short or non-existent and badly needed. Am-munition was closely controlled, particularly 81mm mortar, 105mm howitzer, 155mm and 3" anti-tank ammunition.
These types were restricted in distribu-tion and limited in use (Personal Knowledge).
    Facing the VIII Corps were for German Volksgrenadier divisions: the 18th Infantry Division on the Corps north, the 62nd. the 352d and the 212th on the south. In general, these units had been regrouped or reformed during October and filled with personnel from naval and air force units as well as with older men and those with physical defects.
    Holding the Siegfried Line, mept for the section which follows the ridge of the SCHNEE EIFEL, these divisions were in strong, well constructed, permanent defen-sive positions. Protected from the harsh win-ter weather by pillboxes, the troops were in good physical condition; while not of the highest, their morale was good (A-4, p. 3).


The 423d Infantry Regiment in the Ardennes, 16-19 Dec. 1944
(See Map C, Prior Page)
    In accordance with the plan of the First US Army, the 106th Division was assigned to VIII Corps; and by Corps order, the 106th Di-vision, with attachments, was directed to re-lieve the 2d Division in place and to assume responsibility for the defense of the sector. Attached to the division were the 14th Cav-alry Group of tvvo squadrons and one artillery battalion, the 820th Tank Destroyer Battalion (3" towed) and the 634th Antiaircraft Artil-lery (AA) Battalion. The attaclunents were similar to those of the 2d Division with the exception of the tank battalion attached to the later (A-7, p.2).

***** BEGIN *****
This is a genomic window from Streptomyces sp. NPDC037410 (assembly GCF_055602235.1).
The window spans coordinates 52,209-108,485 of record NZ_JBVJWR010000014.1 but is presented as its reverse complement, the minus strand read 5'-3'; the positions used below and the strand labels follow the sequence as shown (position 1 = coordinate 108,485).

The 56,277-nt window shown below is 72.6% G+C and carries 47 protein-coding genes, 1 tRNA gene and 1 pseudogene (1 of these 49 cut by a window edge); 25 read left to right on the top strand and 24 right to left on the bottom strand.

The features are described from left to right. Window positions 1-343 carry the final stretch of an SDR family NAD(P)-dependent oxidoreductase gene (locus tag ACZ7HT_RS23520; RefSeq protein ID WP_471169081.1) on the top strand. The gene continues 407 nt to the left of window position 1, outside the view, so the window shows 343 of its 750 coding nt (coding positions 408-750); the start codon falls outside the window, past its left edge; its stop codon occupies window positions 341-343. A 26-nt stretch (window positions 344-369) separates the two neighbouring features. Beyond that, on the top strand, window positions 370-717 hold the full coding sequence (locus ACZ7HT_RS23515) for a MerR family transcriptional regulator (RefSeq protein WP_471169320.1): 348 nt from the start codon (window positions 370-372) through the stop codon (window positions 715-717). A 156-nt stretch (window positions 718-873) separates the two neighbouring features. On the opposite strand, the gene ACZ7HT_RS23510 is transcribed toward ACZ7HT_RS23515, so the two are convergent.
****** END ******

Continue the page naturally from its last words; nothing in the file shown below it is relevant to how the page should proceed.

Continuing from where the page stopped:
The 106th Division arrived at ST VITI I on 10 December after a two day motor march of 270 miles; relief of the 2d Division began at once, one regimental combat team at a time, and was complete by 12 December. The 106th Division assumed responsibility for the sector at 111900 December (A-7, p.2).
    After relieving the 2d Division man for man and gun for gun in compliance with Corps orders, the division was disposed with the 14th Cavalry group to the north (left. and three regiments abreast; 422nd Infantry, 423rd Infantry and 424th Infantry to the south. The 2d Battalion, 423rd Infantry was in division reserve (A-6, Part I).
    The division sector extended from the vi-cinity of LOSHEIM across the LOSHEIM GAP to the ridge of the SCHNEE EIFEL, thence southward astride the Siegfried Line to the southern nose of the ridge. Here the line was echeloned some 2000 yards to the west of the Siegfried Line where it continued south following the high ground just east of the OUR RIVER to the vicinity of GROSSKAMPENBERG, a ground distance of some 27 miles (A-6, Part I).
    From the east two major routes enter the zone, both converging on ST. Vith, the divi-sion command post; one from the north of the SCHNEE EIFEL down to the OUR RIVER VALLEY, the other south of the SCHNEE EIFEL.
(See Map D, Nert Page)
    By 111600 December, the 423rd Infan-try less one battalion had completed the relief of the 38th Infantry, 2d Division and as-sumed responsibility for the defense of its sec-tor. Troop B, 18th Cavalry Reconnaissance Squadron and Company B, 33Ist Medical Battalion were attached to the regiment. Com-pany C, less one platoon, 820th Tank De-stroyer Battalion, Company B, 81st Engineer Combat Battalion and the 590th F'ield Artil-lery Battalion were in direct support (A-6, Part I).
Holding the southern half of the